Cells were mixed with trypan blue, incubated at room temperature for 5 minutes, and added to the hemocytometer in the same fashion as performing a manual cell count. For the purposes of this application note, 50 µL of resuspended cells were mixed with 30 µL of medium and 20 µL of trypan blue. The hemocytometer was then placed into an adapter which enables use with the Cytation 5. A user prompt asks for the dilution factor when the cells were added to the trypan. If no dilution was performed, a value of “1” is entered.
Figure 2. Agilent BioTek Gen5 cell dilution user prompt. The prompt appears before the experiment is begun. A value of “2” is entered to indicate that the cells were diluted 1:2 when mixed with trypan blue.
Automated digital brightfield imaging provides insufficient contrast for accurate cell couting, so automated phase contrast and color brightfield imaging channels were used, along with a 4x objective. A customized image montage read step was incorporated which ensures that the four 16-square grid regions from each side of the hemocytometer are imaged, matching the typical process used in manual cell counting with a hemocytometer.
Live/dead cell calculation using Agilent BioTek Gen5 data analysis software
Cellular analysis was performed using Gen5 software on the 4x phase contrast and color brightfield images captured. Live cells were counted using phase contrast images, while trypan blue stained dead cells were counted using color brightfield images. Tables 1 and 2 describe the parameters used to perform the two cell counts.
Table 1. 4x phase contrast image cellular analysis parameters.
Table 2. 4x color brightfield image cellular analysis parameters.
The number of live cells counted from all four 4x phase contrast images is converted into the number of cells which would on average have been counted from the four 16-square grids included in the image. As the area of a 4x image is 2,874,661 µm2 (Figure 3), and the area of one 16-square grid is 1,000,000 µm2, the live cell count value is divided by 2.9 to keep the results consistent with what would be reported from a manual count. Additional calculations are then performed to determine the live cells/mL within the cell solution.
Figure 3. 4x brightfield image of hemocytometer 16-square grid and surrounding area.
The % cell viability is also determined using the following formula:
The live cells/mL and % cell viability values are calculated automatically by the Gen5 data analysis software.
Results and discussion
Live cell determination using phase contrast imaging
Live MCF-7 cells appear as structures with a mostly round morphology when viewed on a hemocytometer, due to the fact that they are added as a suspension and have not attached to the bottom surface. Being more compact, the cells cause a relatively uniform change in phase, allowing them to appear as bright white objects on the dark background (Figure 4A). The lower threshold value in the Agilent BioTek Gen5 cellular analysis tool can be set at an appropriate value to correctly identify cellular structures, while ignoring other areas of the image, including trypan blue stained dead cells. Minimum and maximum object sizes can also be optimized to ensure that single cells are identified (Figure 4B). However, dead cell remnants and other noncellular debris can also be added to the counting area.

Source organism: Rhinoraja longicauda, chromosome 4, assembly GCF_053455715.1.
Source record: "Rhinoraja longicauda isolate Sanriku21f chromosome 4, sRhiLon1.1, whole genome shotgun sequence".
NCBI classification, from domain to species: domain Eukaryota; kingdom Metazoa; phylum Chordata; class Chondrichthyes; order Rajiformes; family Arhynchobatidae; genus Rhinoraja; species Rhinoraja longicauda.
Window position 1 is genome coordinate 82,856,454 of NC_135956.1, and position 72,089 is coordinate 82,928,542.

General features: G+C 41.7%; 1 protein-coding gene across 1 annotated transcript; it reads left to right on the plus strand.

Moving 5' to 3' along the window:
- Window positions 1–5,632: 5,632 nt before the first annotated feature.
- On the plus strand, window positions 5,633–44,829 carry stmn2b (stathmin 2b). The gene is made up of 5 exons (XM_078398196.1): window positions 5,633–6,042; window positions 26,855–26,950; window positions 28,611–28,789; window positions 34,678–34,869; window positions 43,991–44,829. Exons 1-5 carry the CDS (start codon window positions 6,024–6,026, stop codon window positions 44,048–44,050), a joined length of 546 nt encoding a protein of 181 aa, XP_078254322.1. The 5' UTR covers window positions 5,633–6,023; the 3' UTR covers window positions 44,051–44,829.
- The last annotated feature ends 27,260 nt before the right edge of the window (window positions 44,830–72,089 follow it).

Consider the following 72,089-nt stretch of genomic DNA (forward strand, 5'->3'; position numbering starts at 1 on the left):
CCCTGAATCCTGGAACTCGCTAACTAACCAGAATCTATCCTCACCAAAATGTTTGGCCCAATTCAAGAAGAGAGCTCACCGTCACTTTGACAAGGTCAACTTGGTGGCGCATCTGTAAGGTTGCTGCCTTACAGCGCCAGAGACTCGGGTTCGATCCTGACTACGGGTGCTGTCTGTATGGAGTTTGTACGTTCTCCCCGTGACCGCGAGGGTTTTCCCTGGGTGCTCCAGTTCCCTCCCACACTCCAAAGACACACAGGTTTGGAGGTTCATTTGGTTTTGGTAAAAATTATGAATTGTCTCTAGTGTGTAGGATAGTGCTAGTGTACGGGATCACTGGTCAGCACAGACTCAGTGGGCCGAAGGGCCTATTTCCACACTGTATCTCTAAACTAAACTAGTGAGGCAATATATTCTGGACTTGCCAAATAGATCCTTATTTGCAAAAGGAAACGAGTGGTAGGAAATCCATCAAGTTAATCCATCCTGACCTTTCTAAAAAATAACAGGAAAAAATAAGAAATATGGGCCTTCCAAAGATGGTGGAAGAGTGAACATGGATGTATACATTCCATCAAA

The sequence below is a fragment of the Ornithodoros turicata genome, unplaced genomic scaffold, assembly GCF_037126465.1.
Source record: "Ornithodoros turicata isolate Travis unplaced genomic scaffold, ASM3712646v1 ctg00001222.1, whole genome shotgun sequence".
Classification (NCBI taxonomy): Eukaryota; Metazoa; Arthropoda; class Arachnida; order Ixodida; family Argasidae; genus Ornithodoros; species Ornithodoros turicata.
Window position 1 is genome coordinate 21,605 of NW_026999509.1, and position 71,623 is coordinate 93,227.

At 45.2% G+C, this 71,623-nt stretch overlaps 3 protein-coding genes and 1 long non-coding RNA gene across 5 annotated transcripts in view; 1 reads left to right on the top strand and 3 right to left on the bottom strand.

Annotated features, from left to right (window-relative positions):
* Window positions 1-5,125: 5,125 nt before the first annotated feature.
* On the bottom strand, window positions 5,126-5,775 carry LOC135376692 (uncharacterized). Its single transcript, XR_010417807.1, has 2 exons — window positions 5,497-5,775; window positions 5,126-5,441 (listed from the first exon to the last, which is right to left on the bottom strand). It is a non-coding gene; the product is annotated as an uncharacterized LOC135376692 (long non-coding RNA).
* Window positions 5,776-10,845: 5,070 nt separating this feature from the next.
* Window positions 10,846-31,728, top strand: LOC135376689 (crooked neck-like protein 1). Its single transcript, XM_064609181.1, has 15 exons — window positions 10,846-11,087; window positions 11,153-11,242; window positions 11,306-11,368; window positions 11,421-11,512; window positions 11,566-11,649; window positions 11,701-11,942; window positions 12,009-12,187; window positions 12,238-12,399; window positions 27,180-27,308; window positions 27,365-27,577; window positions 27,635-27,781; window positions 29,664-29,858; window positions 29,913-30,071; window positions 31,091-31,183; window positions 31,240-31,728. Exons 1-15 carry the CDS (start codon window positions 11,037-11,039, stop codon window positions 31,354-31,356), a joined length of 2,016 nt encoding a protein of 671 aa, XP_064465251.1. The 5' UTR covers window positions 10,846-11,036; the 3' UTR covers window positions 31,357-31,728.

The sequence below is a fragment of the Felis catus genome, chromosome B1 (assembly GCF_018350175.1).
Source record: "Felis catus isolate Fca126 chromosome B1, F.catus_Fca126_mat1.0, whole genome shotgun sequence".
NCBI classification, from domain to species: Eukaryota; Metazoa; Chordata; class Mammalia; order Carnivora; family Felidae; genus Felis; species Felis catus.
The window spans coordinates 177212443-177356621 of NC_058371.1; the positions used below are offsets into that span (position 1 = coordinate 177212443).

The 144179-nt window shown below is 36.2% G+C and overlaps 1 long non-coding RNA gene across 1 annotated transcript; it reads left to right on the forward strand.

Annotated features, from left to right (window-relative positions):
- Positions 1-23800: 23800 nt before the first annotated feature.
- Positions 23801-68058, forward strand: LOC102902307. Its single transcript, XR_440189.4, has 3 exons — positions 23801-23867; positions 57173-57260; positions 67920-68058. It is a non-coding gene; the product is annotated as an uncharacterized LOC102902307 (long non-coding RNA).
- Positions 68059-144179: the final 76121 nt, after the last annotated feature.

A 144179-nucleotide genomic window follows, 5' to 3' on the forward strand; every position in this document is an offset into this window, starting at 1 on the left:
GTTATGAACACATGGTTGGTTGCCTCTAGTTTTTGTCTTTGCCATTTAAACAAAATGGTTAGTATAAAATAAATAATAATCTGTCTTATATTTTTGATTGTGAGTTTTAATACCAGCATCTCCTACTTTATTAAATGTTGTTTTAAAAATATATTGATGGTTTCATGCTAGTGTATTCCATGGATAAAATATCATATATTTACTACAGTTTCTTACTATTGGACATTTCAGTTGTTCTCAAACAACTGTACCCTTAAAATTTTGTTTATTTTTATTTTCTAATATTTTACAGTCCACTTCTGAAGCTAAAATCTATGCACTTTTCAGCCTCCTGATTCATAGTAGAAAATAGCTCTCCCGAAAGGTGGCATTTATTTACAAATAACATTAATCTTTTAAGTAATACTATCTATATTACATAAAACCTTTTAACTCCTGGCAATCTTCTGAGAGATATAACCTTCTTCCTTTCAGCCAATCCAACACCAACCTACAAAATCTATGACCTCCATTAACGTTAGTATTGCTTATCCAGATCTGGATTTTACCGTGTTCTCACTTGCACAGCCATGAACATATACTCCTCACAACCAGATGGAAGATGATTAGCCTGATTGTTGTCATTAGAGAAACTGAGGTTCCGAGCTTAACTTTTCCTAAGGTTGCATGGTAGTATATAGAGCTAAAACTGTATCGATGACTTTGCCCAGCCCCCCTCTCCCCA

These items typically do not have the same level of signal, and are not as circular as live cells. Therefore two additional subpopulation parameters are applied to the objects that are primarily identified (Table 1). Items that do not meet the circularity and minimum mean phase contrast signal requirements are then eliminated from the final live cell determination (Figure 4C).
Figure 4. Determination of live MCF-7 cell numbers. (A) 4x phase contrast image of hemocytometer containing MCF-7 cells. (B) Total object count using primary cellular analysis parameters. (C) Live cell count through incorporated subpopulation criteria. Included objects highlighted in red.
The total live cell number per image will be greater than that counted from the 16-square grid alone, due to the larger area used for counting defined by the 4x field of view. This can provide a more accurate cell count due to systematic error, such as when cells are pushed out of the grid area during pipetting of the cell suspension, creating an uneven dispersal of cells. Furthermore, counting more cells provides a statistical advantage reducing random error in the cell count. Finally, the automated procedure is an objective measure of cell count and not a subjective assessment by a technician. Considering these attributes, the automated cell counting procedure will often times provide a more accurate cell count relative to manual counting. Normalization to cells counted per grid, automatically performed by Gen5, creates a mathematically accurate final live cells/mL value.
Cell count numbers generated by Gen5 using the parameters listed in Table 1 were validated by performing a manual cell count (Table 3).